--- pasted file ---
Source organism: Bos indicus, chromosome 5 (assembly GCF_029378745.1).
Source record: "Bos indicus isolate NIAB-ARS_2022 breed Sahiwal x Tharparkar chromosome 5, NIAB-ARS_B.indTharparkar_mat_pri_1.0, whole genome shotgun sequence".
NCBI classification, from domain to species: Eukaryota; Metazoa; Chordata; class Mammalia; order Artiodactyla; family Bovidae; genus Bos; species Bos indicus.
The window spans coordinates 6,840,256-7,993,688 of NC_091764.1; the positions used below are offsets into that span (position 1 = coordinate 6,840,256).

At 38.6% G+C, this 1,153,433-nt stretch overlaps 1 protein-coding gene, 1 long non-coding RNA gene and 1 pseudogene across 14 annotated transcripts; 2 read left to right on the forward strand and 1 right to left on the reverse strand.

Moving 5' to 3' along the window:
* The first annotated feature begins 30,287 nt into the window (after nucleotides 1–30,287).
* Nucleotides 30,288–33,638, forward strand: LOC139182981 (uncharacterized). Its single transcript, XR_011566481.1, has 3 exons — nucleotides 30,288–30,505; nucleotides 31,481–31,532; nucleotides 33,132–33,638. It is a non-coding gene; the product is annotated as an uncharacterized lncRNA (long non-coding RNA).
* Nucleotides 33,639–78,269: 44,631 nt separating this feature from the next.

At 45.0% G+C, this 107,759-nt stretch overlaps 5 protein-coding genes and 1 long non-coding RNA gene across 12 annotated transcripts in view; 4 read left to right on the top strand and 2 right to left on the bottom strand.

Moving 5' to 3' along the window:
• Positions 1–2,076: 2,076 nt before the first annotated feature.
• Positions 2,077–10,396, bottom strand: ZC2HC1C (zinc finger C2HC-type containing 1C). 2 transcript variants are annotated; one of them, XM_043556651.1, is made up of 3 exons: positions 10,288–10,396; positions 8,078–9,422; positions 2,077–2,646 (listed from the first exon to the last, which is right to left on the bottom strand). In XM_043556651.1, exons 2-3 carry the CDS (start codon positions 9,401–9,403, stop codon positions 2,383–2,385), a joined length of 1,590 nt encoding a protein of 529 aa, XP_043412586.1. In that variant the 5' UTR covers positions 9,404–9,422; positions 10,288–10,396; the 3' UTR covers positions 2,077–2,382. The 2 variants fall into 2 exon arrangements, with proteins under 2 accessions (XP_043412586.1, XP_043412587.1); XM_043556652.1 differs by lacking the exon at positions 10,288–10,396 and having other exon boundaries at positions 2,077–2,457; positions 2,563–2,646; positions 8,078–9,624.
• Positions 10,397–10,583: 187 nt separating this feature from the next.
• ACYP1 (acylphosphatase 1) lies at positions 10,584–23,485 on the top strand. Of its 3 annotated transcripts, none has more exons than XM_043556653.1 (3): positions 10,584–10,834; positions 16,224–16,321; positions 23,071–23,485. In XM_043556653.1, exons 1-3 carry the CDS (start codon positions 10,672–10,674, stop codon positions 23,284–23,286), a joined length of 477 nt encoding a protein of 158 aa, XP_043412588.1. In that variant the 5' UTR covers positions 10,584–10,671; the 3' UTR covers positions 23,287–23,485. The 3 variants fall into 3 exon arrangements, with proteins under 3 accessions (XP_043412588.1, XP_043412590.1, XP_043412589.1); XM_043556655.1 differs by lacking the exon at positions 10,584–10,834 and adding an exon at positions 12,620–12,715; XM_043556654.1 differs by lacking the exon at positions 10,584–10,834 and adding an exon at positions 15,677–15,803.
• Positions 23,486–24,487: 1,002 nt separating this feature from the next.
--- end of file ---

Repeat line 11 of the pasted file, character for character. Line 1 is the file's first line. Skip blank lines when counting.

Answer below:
Moving 5' to 3' along the window: